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Towns, Edolphus (1934- )

Image Courtesy of the Office of
Representative Edolphus Towns
Former Congrssman Edolphus Towns was a long-time Democratic Representative from the State of New York.  Towns was born in Chadbourn, North Carolina on July 21, 1934, and attended the public schools of Chadbourn before graduating with a B.S. degree from North Carolina Agricultural and Technical University in 1956. After graduating he served for two years in the U.S. Army and then taught in several New York City public schools, Fordham University, and Medgar Evars College. He received his master’s degree in social work from Adelphi University in 1973.

Between 1965 and 1975 Towns worked as program director of the Metropolitan Hospital and as assistant administrator at Beth Israel Hospital. He was also employed by several Brooklyn area healthcare and youth and senior citizen organizations.

In 1972 Towns was elected Democratic state committeeman in Brooklyn.  Four year later, in 1976, he became the first African American Deputy Borough president of Brooklyn, a position he held until 1982. That same year Representative Frederick W. Richmond resigned from the House.  Towns won the vacated seat in the November election and served in Congress from 1983 to 2013.  He represented first the 11th Congressional District from 1983 to 1993, where he was replaced by Congressman Major Owens.  From 1993 to 2013 he represented the 10th Congressional District, winning the seat previously held by New York Senator Chuck Schumer. Towns also served as the Chair of the Congressional Black Caucus from 1991 to 1993   

While in Congresss Towns served as treasurer and vice chairman of the Congressional Black Caucus, and was a member of the Energy and Commerce Committee and the Government Reform Committee. Through these committees he is active on the Commerce, Trade, and Consumer Protection Subcommittee, the Health Subcommittee, the Telecommunications and Internet Subcommittee, and is the chairman of the Subcommittee on Government Management, Organization, and Procurement.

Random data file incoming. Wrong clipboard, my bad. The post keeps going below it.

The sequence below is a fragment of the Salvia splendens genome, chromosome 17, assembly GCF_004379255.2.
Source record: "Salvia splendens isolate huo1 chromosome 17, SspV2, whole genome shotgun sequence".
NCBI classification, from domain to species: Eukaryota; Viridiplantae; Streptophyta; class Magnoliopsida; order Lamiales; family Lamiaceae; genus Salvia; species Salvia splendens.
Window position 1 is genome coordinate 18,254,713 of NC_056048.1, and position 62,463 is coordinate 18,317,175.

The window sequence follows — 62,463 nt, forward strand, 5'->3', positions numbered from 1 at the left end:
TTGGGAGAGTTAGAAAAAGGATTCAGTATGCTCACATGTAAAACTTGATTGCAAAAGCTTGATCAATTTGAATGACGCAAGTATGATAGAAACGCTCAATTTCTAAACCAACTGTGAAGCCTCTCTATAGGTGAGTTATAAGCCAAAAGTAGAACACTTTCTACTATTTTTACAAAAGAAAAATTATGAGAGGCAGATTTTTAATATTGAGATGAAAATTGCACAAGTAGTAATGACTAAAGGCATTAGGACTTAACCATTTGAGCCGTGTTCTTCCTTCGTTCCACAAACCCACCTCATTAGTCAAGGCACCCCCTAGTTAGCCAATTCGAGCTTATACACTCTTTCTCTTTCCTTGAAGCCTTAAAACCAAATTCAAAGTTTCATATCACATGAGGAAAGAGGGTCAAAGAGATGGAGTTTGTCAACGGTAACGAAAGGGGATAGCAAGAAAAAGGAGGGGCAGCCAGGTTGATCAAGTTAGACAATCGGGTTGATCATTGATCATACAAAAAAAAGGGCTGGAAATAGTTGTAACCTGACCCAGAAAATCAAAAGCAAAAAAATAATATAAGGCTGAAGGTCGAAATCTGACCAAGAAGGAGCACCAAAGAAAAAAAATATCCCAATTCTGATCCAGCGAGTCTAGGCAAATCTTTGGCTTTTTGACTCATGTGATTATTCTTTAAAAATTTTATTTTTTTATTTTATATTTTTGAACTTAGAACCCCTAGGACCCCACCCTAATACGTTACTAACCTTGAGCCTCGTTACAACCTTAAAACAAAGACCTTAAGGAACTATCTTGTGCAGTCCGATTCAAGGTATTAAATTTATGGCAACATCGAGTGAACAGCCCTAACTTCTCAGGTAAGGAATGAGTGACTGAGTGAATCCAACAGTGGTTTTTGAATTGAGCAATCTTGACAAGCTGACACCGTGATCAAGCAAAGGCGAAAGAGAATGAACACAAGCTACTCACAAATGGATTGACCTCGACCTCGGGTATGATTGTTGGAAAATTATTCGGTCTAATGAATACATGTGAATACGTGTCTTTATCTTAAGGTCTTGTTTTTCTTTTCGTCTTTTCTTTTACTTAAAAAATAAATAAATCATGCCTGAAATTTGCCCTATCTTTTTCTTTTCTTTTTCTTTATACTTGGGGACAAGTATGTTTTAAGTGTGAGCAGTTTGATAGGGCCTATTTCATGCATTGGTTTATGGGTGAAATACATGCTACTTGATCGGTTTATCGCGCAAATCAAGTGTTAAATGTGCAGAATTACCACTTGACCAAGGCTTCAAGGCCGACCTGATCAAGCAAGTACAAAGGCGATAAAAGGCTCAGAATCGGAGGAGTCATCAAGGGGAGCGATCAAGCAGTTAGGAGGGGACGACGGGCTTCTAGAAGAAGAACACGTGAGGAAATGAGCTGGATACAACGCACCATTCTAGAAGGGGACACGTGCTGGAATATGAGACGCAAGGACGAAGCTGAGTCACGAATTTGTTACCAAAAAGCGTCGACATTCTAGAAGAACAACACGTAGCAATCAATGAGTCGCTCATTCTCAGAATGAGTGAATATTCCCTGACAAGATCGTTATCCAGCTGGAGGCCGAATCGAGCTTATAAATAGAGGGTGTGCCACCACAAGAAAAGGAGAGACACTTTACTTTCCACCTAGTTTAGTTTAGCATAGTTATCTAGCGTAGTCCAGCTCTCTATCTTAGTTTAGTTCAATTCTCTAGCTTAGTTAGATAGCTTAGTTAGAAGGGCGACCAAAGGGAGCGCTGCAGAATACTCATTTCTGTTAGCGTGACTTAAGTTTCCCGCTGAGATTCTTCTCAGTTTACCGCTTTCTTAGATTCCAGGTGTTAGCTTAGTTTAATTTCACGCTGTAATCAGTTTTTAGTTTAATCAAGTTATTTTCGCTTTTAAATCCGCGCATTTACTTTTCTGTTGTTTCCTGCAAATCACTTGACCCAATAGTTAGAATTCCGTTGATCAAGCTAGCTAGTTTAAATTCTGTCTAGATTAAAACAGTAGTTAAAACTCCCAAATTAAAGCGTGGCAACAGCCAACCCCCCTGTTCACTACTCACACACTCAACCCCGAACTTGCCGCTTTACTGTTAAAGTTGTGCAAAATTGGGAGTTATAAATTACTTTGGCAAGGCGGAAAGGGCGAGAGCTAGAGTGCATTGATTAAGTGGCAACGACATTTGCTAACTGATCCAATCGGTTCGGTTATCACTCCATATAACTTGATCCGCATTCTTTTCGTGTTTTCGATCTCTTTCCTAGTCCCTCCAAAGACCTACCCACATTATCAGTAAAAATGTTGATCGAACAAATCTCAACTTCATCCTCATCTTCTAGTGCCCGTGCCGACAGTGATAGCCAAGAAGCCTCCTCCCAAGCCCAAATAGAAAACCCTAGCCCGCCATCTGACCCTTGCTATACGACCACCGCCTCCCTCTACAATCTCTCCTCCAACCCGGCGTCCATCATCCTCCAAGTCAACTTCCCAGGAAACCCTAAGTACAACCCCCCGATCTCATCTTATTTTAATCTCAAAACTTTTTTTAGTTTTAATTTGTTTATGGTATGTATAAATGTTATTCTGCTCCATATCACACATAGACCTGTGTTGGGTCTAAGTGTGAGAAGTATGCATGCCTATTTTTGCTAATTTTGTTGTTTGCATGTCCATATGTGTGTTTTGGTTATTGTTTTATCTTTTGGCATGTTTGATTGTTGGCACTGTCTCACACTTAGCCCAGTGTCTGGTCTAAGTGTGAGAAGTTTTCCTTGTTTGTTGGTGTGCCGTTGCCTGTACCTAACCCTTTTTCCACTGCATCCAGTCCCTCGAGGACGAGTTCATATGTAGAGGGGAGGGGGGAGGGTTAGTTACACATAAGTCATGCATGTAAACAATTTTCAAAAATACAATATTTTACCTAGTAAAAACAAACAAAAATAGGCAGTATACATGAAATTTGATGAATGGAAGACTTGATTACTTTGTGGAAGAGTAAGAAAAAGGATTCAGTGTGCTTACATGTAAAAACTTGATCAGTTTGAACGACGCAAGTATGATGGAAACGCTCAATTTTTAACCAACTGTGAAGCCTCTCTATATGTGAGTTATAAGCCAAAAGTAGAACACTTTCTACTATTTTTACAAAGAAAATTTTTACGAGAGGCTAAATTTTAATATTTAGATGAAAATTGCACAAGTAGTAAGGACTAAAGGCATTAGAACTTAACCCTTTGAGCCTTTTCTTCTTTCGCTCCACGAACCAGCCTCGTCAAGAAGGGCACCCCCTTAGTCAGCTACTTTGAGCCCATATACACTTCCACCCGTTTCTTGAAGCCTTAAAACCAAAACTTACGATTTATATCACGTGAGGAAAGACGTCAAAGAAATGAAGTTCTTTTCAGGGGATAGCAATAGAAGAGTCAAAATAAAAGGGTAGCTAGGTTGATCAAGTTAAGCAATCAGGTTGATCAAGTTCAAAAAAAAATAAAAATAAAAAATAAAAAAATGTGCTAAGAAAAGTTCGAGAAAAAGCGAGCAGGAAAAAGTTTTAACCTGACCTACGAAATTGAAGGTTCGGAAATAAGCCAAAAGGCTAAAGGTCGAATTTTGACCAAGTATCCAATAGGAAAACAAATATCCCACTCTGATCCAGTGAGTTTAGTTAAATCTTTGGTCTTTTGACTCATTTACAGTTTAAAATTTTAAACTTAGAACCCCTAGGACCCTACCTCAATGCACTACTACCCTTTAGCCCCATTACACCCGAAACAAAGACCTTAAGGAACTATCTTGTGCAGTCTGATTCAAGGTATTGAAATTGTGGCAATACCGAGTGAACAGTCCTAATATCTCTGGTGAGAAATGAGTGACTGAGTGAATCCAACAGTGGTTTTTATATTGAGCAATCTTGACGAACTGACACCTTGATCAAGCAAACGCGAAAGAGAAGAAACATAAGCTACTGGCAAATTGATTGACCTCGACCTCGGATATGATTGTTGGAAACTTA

Some of Towns’s major legislative achievements include the “Student Right to Know Act,” new bilingual education programs, health related changes like greater Medicare reimbursement for mid-level practitioners, federal funding for poison control centers, and new standards for clinical trials on children. He also created the Telecommunications Development Fund to assist small and minority telecommunications businesses. Towns is also dedicated to protecting America’s national parks and has been recognized for his work by the National Audubon Society. once named Towns the 2nd most influential Representative in the New York delegation for the 110th Congress. His son Darryl Towns is a New York state assemblyman, making them the first father and son to serve concurrently in public office in New York. On April 16, 2012, Towns announced his retirement.  He was succeeded by Jerrold Nadler.  He lives in Brooklyn with his wife Gwendolyn. They have two children and five grandchildren, and are surrogate parents to two of their nephews.

Bruce A. Ragsdale and Joel D. Treese, Black Americans in Congress, 1870-1989 (Washington, D.C.: U.S. Government Printing Office, 1990); Biographical Directory of the United States Congress, 1774 to Present,


University of Washington, Seattle

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